This sweet young girl was preparing to go to college where she planned to continue her studies in music. I have to add that that Sunday when we went from the Framboyanes Branch to the Primavera Branch, once again a violinist was playing alongside a pianist. Unbelievable! I couldn’t stop smiling!
All this because I decided to bring my violin to a District Conference to play the melody line of the hymns. I never, never could have guessed what the ramifications of that would be. It was such a small thing I had done . . .
Another interesting experience occurred in another return visit to the Dominican Republic. In one small town we went to visit a family that we had known. We had heard that the mother had recently had a baby girl. We went to congratulate her. When we arrived, she placed the most beautiful little baby girl into my arms. As I oohed and aahed over her, I asked the mother what the baby’s name was. She replied, with a big grin, “Her name is Amber.” I was very surprised. Amber is not a Hispanic name.
I exclaimed that I had also had a baby girl named Amber many years ago. “Yes, I know,” she smiled. “I named this baby for your daughter, Amber.” Iwas open-mouthed stunned! She explained, “Once in our District Conference you gave a talk entitled, ‘No empty chairs.’ You told about your daughter, Amber, who had struggled with Bipolar disease. For a while your daughter, Amber, had become inactive in the Church. After reading an article in a church magazine, you spoke of how your family decided to have a dinner with the theme, ‘No empty chairs in heaven.’”
Shortly after this dinner, Amber eventually returned to the Church. Even though her life ended tragically, when she died, she was active in the Church and very busy doing her genealogy. I was very moved by your story.’
‘I want this daughter of mine to know that in our family there will be no empty chairs, so I named her after your daughter, Amber.” You could have knocked me over with a feather! I felt that Amber’s legacy was living on in the Dominican Republic.
Many of you may remember that my daughter, Amber, died by suicide after a long struggle with bipolar disease. After her death, we learned that Amber had been spending part of the money we gave her for college each month, to donate to an orphanage in India. After her death, I went to visit this orphanage. There in the streets of Chennai, I encountered many people suffering terribly with leprosy. This was what led me to start Rising Star Outreach, a charity to serve people in India affected by leprosy.
As part of the work of this charity a beautiful campus was built for children from the leprosy colonies. It was a boarding school. The dorms were paid for by the J.W. & Alice S. Marriott Foundation. They requested that we name the girls’ dorm, The Amber Douglas Home for Girls, in honor of my daughter’s life that had led me to India in the first place.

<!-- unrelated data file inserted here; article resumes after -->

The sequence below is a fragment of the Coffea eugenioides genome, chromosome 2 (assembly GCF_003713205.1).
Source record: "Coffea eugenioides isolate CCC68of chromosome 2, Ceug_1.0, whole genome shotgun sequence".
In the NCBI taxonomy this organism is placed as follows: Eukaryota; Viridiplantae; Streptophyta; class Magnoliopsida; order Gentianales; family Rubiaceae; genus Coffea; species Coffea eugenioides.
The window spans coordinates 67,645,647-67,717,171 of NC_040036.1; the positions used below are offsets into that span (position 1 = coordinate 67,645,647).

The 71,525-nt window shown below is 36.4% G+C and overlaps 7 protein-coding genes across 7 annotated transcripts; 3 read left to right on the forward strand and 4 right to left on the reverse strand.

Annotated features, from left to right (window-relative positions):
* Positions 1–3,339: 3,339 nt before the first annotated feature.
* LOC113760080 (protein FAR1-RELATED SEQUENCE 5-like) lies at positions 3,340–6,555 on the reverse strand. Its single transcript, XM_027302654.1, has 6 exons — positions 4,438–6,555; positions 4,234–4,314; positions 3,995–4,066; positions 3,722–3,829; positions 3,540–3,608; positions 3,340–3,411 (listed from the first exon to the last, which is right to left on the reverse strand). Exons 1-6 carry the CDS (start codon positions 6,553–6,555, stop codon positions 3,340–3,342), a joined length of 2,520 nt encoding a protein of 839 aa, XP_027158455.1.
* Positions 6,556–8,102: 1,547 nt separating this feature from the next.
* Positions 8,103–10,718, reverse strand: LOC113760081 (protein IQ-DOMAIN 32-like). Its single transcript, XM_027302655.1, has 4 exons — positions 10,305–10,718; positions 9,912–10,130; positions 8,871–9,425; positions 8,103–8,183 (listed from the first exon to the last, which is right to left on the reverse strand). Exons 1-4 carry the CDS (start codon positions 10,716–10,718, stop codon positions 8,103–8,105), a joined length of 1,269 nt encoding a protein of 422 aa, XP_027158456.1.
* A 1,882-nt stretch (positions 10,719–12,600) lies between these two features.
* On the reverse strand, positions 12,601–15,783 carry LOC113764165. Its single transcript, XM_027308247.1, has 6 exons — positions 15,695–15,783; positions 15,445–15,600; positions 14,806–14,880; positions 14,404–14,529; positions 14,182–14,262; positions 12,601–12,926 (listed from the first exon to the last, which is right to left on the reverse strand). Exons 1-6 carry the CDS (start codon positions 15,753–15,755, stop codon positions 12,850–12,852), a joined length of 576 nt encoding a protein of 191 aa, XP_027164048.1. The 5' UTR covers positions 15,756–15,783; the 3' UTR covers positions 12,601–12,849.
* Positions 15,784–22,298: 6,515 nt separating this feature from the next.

One of the fun things about visiting our campus is to ask the children where they live. The little girls always reply, “Auntie, I live in the Amber.” That gives me chills clear down to my toenails! Over the years hundreds of girls will likely have lived in this dorm. l can’t help but think how different their lives will be because they lived in this dorm and received a top-notch education. And the influence doesn’t stop there. They go on to help lift their families after they graduate from college.
Also, when each of those girls marries, their children’s lives will likely be completely different because their mother lived in the Amber Douglas Home for Girls. And then their children’s children will also have their lives on a totally different trajectory because their grandmothers lived in that dorm and received an education. God has truly honored my daughter’s life, despite its pain and the tremendous burden that she struggled with.
Even from a life lived in great trial, one that seemingly ended in failure, God has been able to have the struggles of that life influence many people for the better. Through her small act of sharing a little of her money each month, a beautiful dorm now stands in her name. Over time, thousands of lives will be blessed.
Every life has meaning! Every small thing we do in this life has meaning—far beyond our imaginations. We matter! I think only God realizes how much we really matter. Every choice we make matters. It becomes the messenger of either good or evil in others’ lives. I think we will be stunned when we exit this life and get to watch our lives played out in front of our eyes.
I believe it is not until the next life that we will finally realize how much we influenced others. We will be surprised at how much good we were able to do. I suspect that we will wonder, like the lady who wrote about her after-death experience, why in the world we did not do so much more. After all, they were only small things!
Truly, in reality, there are no small things!
Amy FoxApril 14, 2022
I was deeply moved by your article. We have children who suffer from mental illness, including bipolar. It's a vicious disease and I'm so thankful that you have honored your daughter and helped bring meaning to her life. Thank you for sharing that there can be beauty, even in darkness.
Kathie CudeApril 13, 2022
Thank you for sharing! I needed this today and this is such an important message for us all to keep in the back of our minds.